How majestic is your name in all the earth! [normal English order: Your name is majestic]
You have set your glory above the heavens.
What I'm seeing now that I'm reading John in Greek is that he composes much of the sayings of Jesus in the same way, with the object before the subject in the beginning of each sentence, whereas the Greek in other parts of the New Testament is often more English-like, with the subject first. This gives a profound insight into the composition of the Fourth Gospel, that it cannot be a late composition by some second- or third-generation church leader in some far-off country like Ephesus. The word order is characteristic of Biblical Hebrew, which would not be affected by people who never knew Hebrew. Consider for example the verse familiar to most evangelicals, John 3:16 in the original word order:
Thus loved God the world, [verb, subject, object] (inverted)
that the son the unique gave [object, verb with subject] (inverted)
so that every believer in him would not perish [subject, verb] (uninverted)
but have life eternal. [implied subject, verb] (uninverted)
Thus, it follows the Hebrew poetic style, inverted, then uninverted. I'm seeing a lot of this in John. Luke is not a Jewish name, and I did not see that kind of Hebraicism there. If John had been composed by a Gentile church member and not the (Jewish) Apostle, it would look more like Luke.


There is a popular philosophical notion in our time that "there are no absolutes" with its corollary that "truth is relative," which usually means that "true" is whatever you choose to believe. The Tinkerbell story as told in various Disney flicks makes this point very strongly: fairies only exist so long as people believe in them. The intended implication is that Santa Claus and God suffer the same ignominious end, and that smart people (meaning the atheists) will cease to believe in fairy tales, and then these foolish notions will cease to exist.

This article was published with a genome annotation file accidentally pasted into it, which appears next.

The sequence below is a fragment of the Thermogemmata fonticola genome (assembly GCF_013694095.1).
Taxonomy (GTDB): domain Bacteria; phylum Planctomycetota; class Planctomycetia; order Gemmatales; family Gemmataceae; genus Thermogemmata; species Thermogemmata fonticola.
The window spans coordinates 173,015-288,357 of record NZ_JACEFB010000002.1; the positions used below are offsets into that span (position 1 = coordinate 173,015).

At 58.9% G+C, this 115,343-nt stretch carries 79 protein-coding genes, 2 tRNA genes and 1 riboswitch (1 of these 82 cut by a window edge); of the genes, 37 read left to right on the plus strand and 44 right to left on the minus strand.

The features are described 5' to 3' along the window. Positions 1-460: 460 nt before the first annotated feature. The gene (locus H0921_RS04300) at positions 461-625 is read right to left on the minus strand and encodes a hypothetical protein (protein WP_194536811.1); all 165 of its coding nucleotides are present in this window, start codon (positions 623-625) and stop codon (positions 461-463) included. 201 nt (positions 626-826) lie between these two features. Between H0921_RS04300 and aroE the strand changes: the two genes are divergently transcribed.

Despite the moral agenda which apparently drives such argumentation, everybody I have ever met or heard of or can imagine actually believes in a different kind of "true" which they might prefer not to articulate (by reason of said moral agenda), but they very much practice when they are involved in financial transactions (two $5 bills never add up to a $20) or actions of harm involving fault. In those cases, their notion of "true" is better defined as "conformance to reality." Thus "5+5=10" is true but not "5+5=20". If Bill's fist connected with Sam's nose with a certain velocity and force behind it, then "Bill hit Sam" is true, because that's what really happened, and presumably that gives Sam the moral right to hit back. It doesn't matter if Bill believes otherwise, what matters is what really happened. Other people might be called in to confirm the respective opinions, but that makes sense only if there is a reality to conform to. See longer discussion here.

I have always held this "conformance to reality" view of truth, but until recently I had no reason for it other than that it seemed like a good idea -- otherwise known as personal preference. It's just a definitional thing, because both concepts exist in our culture and are used separately for their respective senses by all people. Some people define "true" in public as personal belief -- I assume to promote some dishonest moral agenda -- but revert to the other definition when expressing (righteous) moral outrage at some other scumbag who pretends to apply the same definition against them.

Now, reading the Hebrew Bible, I can see that the Hebrew word sometimes translated as "truth" has as its root sense "confirmation" -- we get the English word "amen" from the same Hebrew root. In other words, conformance to reality is the fundamental meaning of the word "true" in Hebrew, and thus bears the approval of God. Switching off between different and contradictory senses of a word is fundamentally dishonest, and God cannot lie, so it makes sense for the definition of "true" in God's eyes (and in His Word written) to be consistent and (ahem) a confirmation of reality. I suspect that might also be true of the Greek word, but less obviously so.

Tom Pittman
2014 November 15, revised 15 Jan 23